Piano Nobile’s show introduces the ‘war artist’s peacetime work
Mannequins in the Fitzwilliam Museum; Cubism at the Met; chickens in the crypt
One participating artist will win the Artes Mundi Prize, but this year the focus is on the exhibition as a whole
Can art keep up with the digital revolution? Or is a show like the Hayward’s still a bit of a gimmick?
In 1959 a flash of activity illuminated Milan’s already vibrant artistic scene
Eighty-one extraordinary works by Picasso, Braque, Gris and Léger are now on show
How have artists used mannequins and dolls to manipulate their audiences?
Freud’s lusty figurines; Hogarth’s lewd Londoners; Serra’s monumental sculptures and Anaïs Tondeur’s scientific mysteries
Tondeur’s work is rigorously scientific, but that doesn’t blunt its emotional impact
If Victorian London belongs to Dickens, the Georgian city is Hogarth’s
The complexity and integrity of Serra’s monumental work is mind-blowing
Perhaps unsurprisingly, Freud’s collection of antiquities is not for the easily abashed
It’s been a long and controversial refurbishment. Has it all been worth it?
Despite Gehry’s dislike of the term, his building is a spectacle, as is the art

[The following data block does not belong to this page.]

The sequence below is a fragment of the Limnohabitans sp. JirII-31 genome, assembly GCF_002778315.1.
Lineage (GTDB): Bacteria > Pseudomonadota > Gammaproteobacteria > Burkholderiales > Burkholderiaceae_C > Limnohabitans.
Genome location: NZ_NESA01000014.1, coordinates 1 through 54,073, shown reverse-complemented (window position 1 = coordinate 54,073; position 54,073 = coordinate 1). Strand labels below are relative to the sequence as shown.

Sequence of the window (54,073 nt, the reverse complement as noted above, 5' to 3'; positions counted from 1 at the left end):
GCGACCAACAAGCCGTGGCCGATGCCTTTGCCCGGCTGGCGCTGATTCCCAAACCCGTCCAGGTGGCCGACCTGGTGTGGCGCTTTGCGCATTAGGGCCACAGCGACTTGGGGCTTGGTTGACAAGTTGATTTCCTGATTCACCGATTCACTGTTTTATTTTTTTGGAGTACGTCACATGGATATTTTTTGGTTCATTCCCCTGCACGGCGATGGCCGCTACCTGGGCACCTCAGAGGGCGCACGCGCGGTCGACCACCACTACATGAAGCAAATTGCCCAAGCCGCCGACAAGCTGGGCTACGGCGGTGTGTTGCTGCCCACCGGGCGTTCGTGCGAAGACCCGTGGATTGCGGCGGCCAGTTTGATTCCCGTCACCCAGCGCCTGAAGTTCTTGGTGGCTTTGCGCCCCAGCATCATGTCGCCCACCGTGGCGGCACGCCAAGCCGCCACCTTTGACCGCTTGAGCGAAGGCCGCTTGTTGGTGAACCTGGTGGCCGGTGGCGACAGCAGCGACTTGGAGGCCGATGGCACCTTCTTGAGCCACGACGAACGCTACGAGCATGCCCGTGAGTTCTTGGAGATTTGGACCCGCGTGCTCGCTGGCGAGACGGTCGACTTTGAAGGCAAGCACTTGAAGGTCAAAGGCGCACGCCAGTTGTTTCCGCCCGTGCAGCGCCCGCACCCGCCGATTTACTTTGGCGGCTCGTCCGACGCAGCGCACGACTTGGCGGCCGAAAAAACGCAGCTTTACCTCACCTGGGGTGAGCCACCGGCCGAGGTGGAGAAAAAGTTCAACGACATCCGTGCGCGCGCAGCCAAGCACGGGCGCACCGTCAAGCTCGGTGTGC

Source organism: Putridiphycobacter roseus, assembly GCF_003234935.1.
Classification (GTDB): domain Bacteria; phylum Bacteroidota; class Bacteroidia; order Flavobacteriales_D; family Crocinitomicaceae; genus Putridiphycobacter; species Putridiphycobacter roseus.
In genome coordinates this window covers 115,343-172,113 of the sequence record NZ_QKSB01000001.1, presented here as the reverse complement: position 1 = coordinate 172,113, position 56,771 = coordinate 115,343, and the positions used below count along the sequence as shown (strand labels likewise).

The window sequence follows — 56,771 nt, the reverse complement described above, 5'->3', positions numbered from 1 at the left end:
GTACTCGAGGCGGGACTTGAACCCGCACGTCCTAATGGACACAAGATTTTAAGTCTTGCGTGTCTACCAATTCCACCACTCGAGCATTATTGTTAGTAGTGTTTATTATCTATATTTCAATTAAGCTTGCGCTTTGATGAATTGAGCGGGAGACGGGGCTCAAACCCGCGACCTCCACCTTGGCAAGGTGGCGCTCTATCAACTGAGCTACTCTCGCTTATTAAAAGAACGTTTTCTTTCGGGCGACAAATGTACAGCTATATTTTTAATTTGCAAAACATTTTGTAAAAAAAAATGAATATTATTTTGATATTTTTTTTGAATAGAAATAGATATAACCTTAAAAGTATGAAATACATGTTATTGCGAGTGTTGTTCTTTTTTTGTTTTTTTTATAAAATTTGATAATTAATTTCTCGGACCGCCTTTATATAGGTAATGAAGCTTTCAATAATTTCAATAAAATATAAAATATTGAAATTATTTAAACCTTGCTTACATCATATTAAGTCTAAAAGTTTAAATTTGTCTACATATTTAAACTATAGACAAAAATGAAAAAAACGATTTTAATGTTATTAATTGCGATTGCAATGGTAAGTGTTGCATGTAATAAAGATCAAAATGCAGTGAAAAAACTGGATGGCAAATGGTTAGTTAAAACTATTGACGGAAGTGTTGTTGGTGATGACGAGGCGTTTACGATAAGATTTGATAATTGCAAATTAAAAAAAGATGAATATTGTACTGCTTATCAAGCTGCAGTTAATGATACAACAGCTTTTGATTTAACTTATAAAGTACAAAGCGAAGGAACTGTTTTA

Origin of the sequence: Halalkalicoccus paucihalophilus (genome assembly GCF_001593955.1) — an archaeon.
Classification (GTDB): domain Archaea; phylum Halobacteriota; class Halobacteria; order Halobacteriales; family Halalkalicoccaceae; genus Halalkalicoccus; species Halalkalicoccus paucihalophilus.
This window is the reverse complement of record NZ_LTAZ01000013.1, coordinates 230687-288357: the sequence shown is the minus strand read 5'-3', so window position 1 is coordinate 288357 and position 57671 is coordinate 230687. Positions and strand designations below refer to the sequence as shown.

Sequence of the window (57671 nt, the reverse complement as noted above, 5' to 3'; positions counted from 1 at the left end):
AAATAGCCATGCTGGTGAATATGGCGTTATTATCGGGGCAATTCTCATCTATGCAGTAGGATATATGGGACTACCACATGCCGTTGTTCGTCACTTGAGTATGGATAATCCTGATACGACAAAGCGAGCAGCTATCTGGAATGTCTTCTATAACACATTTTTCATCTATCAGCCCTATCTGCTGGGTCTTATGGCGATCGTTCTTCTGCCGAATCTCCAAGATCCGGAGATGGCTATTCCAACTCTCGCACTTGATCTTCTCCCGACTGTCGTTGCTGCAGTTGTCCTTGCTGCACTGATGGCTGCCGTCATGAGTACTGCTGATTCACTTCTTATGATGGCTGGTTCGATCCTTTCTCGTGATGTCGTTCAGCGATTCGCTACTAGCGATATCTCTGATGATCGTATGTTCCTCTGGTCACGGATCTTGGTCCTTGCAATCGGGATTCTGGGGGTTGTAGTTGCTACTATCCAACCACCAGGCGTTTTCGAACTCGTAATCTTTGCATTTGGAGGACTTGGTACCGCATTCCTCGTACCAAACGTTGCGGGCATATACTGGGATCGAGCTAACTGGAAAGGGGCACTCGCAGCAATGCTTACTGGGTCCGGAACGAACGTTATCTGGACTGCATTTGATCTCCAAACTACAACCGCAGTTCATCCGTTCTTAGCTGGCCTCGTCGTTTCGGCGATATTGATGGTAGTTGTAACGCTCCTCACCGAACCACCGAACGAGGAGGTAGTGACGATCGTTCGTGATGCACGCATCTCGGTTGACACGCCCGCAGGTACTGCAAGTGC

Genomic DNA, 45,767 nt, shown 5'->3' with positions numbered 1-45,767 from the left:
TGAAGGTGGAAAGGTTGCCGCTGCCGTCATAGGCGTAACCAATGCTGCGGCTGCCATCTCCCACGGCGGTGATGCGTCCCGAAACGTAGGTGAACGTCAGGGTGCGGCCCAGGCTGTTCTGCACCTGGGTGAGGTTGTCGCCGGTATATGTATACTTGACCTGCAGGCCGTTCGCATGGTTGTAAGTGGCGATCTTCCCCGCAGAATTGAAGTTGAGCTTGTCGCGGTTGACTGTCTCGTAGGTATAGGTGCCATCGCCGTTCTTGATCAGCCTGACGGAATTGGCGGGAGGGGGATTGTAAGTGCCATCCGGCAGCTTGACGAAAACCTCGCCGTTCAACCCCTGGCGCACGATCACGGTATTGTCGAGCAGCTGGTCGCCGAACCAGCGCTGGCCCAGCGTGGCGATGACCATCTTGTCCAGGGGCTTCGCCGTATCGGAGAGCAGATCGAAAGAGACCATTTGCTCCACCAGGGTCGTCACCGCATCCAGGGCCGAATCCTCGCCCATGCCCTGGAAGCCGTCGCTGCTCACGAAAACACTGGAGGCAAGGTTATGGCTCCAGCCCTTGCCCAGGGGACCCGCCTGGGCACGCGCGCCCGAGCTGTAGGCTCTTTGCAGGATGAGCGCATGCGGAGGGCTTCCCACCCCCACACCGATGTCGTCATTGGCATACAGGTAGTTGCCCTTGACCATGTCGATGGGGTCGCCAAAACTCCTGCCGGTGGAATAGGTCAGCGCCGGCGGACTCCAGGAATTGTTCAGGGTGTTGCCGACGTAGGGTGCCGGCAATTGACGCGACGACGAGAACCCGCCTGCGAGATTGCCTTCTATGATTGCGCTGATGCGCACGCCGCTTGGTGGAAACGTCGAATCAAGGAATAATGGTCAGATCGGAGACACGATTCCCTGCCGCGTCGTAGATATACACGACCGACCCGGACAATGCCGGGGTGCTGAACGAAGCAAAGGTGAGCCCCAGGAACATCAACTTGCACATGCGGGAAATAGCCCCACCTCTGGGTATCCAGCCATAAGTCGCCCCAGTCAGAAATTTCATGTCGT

Music, dancing robots, 19th-century algorithms: Shawcross’s latest project was ambitious, but was it worth it?
Pierre Huyghe’s stange and beautiful work; Jane and Louise Wilson’s ‘Undead Sun’; and Schiele’s uneasy nudes
The paintings presented in Paul McCarthy’s exhibition at Hauser & Wirth are invariably obscene. Painted in the artist’s trademark palette –…
Nothing stirs the anxieties of Western civilisation like the unnaturally powerful female…
Huyghe’s notoriously uncategorisable works are both strange and beautiful
An 18th-century architect’s house is a strange place for a law firm to show off some modern prints…but it works
Undead Sun explores the First World War’s nascent mechanics of propaganda, aerial warfare and camouflage
In Schiele’s vision, to observe, or to have a body is to have a difficulty
The museum showcases some of its finest works in ‘The Art of Our Time’